Fictionista, Foodie, Feline-lover

Sunday, April 30, 2017

Judging a book by its cover-- Oscar de Murial’s A Fever of the Blood

Jacket design by Derek Thornton/Faceout Studio
Imagery: Arcangel and Shutterstock
Pegasus Books

A Fever of the Blood is the second book in the historical Frey & McGray crime series. Set in Edinburgh in 1889, the novel blends mystery, horror, and history in a story about two mismatched detectives. The original cover, which can be seen on a version published under Penguin’s Michael Joseph imprint, had a very different feel and has the retro feel of a steampunk-themed Tarot card deck.

Faceout Studio designer Derek Thornton went for a very different feel for his wonderfully tactile cover.

“This cover was deeply inspired by scenes and elements in the story. When I started designing we decided we wanted this cover to be dramatic, atmospheric and elegant. Even though this cover seems to be made of one dramatic image, it’s actually a composite of multiple images: a handmade snow texture, an image of highlands, the circle art that interacts with the figure, and the hooded figure of course. The final book was finished with a rounded emboss on the type, and pearlescent shimmering stock creating a beautiful final printed package.”

Faceout Studio has designed numerous covers across genres, producing striking jackets for everything from cookbooks to lit fic as well as genre covers including the 50th anniversary edition of Ira Levin’s Rosemary’s Baby, Sebastian Fitzek’s The Nightwalker, Gard Ven’s Hell is Open, Matt Goldman’s Gone to Dust, Claudia Gray’s Defy the Stars, Adam Mitzner’s Dead Certain, and Luca Veste’s Dead Gone.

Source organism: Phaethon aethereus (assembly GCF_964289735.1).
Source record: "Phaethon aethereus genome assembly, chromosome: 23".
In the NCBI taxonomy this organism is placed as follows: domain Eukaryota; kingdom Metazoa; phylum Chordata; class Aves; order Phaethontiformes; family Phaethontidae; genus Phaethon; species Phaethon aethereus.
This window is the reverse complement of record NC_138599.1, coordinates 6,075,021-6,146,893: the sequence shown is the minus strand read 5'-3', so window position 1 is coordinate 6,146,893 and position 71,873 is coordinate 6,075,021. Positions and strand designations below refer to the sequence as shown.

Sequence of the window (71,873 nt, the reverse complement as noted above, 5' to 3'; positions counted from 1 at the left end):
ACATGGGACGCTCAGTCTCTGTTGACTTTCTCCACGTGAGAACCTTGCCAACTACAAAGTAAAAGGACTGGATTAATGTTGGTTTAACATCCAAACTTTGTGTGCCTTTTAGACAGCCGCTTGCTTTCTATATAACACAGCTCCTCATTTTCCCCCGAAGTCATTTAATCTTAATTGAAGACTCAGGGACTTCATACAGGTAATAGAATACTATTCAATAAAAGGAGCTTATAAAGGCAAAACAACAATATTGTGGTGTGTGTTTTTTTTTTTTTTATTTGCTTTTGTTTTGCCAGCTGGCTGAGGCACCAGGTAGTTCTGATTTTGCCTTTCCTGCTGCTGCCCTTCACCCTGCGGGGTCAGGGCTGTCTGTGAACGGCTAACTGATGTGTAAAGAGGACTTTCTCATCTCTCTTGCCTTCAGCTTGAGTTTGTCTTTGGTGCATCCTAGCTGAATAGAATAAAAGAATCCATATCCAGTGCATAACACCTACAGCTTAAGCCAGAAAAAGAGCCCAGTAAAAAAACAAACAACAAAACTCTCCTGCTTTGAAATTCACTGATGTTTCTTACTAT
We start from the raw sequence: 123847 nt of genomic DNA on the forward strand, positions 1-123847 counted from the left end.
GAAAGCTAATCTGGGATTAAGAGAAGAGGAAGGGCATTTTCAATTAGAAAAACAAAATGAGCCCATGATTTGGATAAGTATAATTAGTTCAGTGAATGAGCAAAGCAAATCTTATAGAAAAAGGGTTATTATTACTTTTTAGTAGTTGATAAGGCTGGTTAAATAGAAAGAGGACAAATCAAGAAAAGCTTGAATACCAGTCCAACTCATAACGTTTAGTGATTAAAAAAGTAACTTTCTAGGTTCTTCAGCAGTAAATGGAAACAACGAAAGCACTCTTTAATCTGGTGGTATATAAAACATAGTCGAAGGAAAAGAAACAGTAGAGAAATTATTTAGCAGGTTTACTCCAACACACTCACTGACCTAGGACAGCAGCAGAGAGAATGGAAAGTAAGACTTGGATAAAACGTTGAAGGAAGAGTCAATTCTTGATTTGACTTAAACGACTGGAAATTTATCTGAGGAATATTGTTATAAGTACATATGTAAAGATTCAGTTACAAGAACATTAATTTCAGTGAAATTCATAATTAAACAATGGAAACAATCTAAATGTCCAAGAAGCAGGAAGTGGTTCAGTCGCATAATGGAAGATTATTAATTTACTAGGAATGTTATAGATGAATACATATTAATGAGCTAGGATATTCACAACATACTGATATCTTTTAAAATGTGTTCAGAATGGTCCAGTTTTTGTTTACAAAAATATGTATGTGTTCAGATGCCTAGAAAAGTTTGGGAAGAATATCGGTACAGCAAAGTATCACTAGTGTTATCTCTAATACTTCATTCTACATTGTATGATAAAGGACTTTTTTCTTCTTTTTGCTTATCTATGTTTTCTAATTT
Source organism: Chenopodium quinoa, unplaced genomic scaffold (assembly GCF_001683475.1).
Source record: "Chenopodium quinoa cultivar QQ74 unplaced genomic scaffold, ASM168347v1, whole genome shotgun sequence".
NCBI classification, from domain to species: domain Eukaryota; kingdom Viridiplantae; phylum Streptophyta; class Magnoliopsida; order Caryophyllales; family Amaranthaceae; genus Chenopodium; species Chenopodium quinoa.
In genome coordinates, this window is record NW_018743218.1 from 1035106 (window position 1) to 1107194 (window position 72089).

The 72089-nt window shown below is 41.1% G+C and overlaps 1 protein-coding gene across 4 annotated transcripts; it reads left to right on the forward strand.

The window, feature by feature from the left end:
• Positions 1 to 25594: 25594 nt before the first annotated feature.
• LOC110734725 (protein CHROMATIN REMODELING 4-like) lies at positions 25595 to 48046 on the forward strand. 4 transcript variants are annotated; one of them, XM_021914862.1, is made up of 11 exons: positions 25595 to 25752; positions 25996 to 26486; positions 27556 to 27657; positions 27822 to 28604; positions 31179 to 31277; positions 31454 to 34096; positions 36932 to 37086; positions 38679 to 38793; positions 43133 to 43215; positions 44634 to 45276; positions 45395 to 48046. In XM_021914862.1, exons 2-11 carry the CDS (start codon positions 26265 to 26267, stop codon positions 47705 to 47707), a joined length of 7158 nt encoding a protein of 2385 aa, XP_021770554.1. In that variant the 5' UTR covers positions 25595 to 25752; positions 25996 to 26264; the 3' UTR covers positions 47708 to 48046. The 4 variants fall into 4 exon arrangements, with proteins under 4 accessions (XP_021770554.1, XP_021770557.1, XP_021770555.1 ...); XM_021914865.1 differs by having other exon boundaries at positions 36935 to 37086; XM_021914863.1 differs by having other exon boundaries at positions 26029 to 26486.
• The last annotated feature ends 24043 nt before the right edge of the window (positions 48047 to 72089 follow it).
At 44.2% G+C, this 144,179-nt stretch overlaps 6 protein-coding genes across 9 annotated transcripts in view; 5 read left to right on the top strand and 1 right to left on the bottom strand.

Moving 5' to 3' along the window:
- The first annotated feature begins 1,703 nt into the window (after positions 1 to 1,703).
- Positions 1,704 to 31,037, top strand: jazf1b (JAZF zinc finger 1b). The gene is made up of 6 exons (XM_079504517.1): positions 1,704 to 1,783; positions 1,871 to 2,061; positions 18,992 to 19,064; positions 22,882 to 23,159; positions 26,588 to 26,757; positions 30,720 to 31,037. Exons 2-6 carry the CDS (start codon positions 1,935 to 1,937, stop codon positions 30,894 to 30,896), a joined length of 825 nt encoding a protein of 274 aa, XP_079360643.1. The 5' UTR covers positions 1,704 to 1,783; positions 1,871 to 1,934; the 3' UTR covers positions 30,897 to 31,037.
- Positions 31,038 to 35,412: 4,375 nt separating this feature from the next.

Outside of design Derek loves spending time with his wife and three kids, playing sub-genres of metal on his seven-string guitar, and dreaming of future tattoo endeavors.

DISARM...a gun sense anthology

I wrote an essay for this charity anthology, which was originally called Disarm, a gun control anthology. I am not sure why the publishers changed that one word, but either way--this collection of fiction and non-fiction and poetry is all about the gun problem we have in the United States. Proceeds from the sale of the anthology will go to Everytown for Gun Safety. You can purchase the ebook now, the paperback version will be available early in May.

I don't know what it's going to take to change the gun culture in this country, especially with a president who is in the pocket of the NRA, but I hope the pieces in this book will help change the conversation.

April's Almost Over!

"April is the cruellest month." T. S. Eliot begins his epic poem "The Waste Land" with those words and if you know nothing else of Eliot, you have probably heard those lines. For me, April really is the worst month of the year. It begins with April Fool's Day, continues with tax day, and in general, it's kind of a meh month. Here in the Pacific Northwest, it is a month filled with more rain than sunshine and the temperatures can range from mid-40s to a raw high 20s at night. By April 30th, I am weary of winter. When I woke up to yet another dreary day today, I found myself wondering if anything exceptional had ever happened on April 30th.